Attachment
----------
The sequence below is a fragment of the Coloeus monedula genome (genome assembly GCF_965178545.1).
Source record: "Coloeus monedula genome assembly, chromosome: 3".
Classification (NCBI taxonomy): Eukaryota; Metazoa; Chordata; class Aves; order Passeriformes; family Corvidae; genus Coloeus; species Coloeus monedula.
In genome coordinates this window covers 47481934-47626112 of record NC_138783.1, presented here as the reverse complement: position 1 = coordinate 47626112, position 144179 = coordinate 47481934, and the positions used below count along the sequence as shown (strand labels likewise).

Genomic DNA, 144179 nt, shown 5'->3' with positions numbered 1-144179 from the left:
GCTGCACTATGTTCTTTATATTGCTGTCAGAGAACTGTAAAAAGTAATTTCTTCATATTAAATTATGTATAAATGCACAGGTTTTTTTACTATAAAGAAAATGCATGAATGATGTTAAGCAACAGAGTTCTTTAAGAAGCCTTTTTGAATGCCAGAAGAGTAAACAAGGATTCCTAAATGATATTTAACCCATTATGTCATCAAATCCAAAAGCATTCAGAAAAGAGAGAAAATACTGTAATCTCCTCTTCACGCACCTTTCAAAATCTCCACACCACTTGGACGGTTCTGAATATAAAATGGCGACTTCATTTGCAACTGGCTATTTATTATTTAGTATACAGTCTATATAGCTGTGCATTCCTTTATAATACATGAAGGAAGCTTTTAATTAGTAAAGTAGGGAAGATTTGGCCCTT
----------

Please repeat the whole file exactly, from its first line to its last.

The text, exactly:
The sequence below is a fragment of the Coloeus monedula genome (genome assembly GCF_965178545.1).
Source record: "Coloeus monedula genome assembly, chromosome: 3".
Classification (NCBI taxonomy): Eukaryota; Metazoa; Chordata; class Aves; order Passeriformes; family Corvidae; genus Coloeus; species Coloeus monedula.
In genome coordinates this window covers 47481934-47626112 of record NC_138783.1, presented here as the reverse complement: position 1 = coordinate 47626112, position 144179 = coordinate 47481934, and the positions used below count along the sequence as shown (strand labels likewise).

Genomic DNA, 144179 nt, shown 5'->3' with positions numbered 1-144179 from the left:
GCTGCACTATGTTCTTTATATTGCTGTCAGAGAACTGTAAAAAGTAATTTCTTCATATTAAATTATGTATAAATGCACAGGTTTTTTTACTATAAAGAAAATGCATGAATGATGTTAAGCAACAGAGTTCTTTAAGAAGCCTTTTTGAATGCCAGAAGAGTAAACAAGGATTCCTAAATGATATTTAACCCATTATGTCATCAAATCCAAAAGCATTCAGAAAAGAGAGAAAATACTGTAATCTCCTCTTCACGCACCTTTCAAAATCTCCACACCACTTGGACGGTTCTGAATATAAAATGGCGACTTCATTTGCAACTGGCTATTTATTATTTAGTATACAGTCTATATAGCTGTGCATTCCTTTATAATACATGAAGGAAGCTTTTAATTAGTAAAGTAGGGAAGATTTGGCCCTT